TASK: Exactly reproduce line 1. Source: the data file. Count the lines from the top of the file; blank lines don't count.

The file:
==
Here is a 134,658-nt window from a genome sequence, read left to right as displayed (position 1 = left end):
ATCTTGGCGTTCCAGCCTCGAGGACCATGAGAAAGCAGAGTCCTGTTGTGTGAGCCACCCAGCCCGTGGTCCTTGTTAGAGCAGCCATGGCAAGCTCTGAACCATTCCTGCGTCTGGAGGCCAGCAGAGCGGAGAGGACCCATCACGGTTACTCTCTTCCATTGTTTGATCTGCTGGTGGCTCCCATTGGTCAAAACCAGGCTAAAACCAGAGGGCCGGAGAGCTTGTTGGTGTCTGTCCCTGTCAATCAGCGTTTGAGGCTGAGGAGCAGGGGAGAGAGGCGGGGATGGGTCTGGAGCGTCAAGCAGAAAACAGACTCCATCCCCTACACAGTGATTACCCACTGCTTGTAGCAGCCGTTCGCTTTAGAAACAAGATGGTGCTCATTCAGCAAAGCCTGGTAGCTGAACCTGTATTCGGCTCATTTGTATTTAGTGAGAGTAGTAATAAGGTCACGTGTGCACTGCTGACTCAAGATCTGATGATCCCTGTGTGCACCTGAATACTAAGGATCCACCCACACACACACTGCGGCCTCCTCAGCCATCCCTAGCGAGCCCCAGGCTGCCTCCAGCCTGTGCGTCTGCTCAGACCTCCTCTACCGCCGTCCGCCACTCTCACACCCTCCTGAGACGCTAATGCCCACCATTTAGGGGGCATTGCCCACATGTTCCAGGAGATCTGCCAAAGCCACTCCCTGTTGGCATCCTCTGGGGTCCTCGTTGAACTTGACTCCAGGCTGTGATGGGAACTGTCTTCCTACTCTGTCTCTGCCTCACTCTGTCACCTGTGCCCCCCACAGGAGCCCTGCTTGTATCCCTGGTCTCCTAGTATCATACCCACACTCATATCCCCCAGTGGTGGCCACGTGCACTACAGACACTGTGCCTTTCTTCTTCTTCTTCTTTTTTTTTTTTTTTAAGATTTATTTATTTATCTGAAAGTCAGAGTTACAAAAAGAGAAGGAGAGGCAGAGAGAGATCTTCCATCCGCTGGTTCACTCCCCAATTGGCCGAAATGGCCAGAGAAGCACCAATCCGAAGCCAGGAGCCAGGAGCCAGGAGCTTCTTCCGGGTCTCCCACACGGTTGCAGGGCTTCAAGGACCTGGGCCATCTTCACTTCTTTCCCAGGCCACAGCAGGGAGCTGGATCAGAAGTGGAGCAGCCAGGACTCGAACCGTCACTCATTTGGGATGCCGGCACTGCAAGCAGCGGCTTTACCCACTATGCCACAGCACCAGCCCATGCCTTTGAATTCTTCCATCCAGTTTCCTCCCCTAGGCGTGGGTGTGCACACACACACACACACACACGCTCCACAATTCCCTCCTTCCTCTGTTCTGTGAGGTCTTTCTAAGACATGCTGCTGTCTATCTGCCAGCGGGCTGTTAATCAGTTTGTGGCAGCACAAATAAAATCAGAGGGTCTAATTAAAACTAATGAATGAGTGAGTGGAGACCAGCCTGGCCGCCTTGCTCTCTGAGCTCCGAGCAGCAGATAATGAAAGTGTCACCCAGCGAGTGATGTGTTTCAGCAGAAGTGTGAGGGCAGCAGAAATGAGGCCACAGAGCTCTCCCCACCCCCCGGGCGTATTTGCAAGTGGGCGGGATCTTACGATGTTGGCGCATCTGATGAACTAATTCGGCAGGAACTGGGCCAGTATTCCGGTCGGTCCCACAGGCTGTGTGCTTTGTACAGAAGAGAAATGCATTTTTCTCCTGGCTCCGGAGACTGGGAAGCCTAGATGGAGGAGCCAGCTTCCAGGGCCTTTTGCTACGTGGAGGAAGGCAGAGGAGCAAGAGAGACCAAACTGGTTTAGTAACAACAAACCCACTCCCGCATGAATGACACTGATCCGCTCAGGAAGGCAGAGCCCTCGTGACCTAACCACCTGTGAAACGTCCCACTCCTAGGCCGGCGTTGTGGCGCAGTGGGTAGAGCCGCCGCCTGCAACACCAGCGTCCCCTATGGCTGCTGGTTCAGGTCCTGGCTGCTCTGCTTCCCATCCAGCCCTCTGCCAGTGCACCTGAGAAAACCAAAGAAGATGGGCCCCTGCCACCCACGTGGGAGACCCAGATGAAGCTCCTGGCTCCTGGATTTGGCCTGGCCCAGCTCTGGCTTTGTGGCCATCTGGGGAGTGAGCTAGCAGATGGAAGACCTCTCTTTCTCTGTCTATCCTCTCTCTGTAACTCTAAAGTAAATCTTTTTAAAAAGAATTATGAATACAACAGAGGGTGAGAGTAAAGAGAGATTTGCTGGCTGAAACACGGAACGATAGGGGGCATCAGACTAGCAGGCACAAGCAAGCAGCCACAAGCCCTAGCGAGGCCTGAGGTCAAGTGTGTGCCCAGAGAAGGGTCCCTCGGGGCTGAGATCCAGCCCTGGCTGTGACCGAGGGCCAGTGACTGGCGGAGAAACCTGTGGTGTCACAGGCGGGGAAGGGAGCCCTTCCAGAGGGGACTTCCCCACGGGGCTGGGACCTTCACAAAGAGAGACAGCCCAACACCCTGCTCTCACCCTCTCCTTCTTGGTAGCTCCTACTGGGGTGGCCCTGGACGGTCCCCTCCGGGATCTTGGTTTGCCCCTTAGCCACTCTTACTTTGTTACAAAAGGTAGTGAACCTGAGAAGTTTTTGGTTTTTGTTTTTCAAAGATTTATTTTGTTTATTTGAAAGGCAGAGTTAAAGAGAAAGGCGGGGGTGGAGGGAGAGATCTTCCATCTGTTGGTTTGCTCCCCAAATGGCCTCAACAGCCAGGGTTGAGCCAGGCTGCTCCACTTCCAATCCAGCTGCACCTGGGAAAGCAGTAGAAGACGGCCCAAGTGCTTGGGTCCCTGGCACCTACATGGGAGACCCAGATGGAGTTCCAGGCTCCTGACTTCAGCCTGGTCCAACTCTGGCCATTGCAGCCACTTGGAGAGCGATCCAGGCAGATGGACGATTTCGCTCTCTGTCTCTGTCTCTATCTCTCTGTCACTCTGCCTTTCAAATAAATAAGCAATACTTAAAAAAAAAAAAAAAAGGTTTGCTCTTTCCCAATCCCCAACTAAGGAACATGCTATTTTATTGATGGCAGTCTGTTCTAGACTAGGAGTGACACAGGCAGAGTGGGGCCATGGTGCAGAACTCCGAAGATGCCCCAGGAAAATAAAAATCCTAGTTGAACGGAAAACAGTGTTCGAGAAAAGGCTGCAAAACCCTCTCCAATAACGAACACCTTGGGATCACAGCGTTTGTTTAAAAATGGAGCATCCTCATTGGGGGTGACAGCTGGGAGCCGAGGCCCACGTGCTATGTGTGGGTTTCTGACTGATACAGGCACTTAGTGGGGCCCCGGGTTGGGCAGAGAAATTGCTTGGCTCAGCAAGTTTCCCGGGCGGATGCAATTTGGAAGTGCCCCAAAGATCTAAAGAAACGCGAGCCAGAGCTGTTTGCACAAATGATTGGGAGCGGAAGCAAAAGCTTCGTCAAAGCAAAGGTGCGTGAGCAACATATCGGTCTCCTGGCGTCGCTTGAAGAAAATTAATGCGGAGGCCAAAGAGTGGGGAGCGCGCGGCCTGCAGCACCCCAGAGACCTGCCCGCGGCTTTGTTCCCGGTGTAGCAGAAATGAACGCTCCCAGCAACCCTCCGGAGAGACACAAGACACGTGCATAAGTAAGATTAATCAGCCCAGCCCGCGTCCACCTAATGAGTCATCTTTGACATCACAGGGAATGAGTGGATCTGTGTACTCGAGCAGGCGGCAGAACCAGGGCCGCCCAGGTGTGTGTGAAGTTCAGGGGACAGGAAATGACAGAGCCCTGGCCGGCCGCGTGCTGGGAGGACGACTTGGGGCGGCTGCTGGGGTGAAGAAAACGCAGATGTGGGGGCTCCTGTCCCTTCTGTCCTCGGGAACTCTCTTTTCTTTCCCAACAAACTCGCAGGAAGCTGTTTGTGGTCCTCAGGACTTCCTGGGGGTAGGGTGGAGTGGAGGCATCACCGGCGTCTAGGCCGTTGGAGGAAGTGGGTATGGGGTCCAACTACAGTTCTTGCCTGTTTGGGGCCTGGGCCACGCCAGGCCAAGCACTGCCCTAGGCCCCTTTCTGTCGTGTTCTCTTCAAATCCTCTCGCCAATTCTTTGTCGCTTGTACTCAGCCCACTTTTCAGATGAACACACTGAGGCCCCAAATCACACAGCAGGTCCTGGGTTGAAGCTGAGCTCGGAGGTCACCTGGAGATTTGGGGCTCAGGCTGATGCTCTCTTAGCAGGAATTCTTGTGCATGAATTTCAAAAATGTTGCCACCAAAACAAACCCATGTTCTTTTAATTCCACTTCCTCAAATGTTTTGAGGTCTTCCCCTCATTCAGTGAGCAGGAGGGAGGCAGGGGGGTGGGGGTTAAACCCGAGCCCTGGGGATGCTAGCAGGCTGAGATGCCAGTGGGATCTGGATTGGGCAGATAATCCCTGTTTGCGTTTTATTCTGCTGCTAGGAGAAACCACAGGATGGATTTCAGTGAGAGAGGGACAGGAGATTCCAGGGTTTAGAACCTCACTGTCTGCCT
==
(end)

Here is a 134,658-nt window from a genome sequence, read left to right as displayed (position 1 = left end):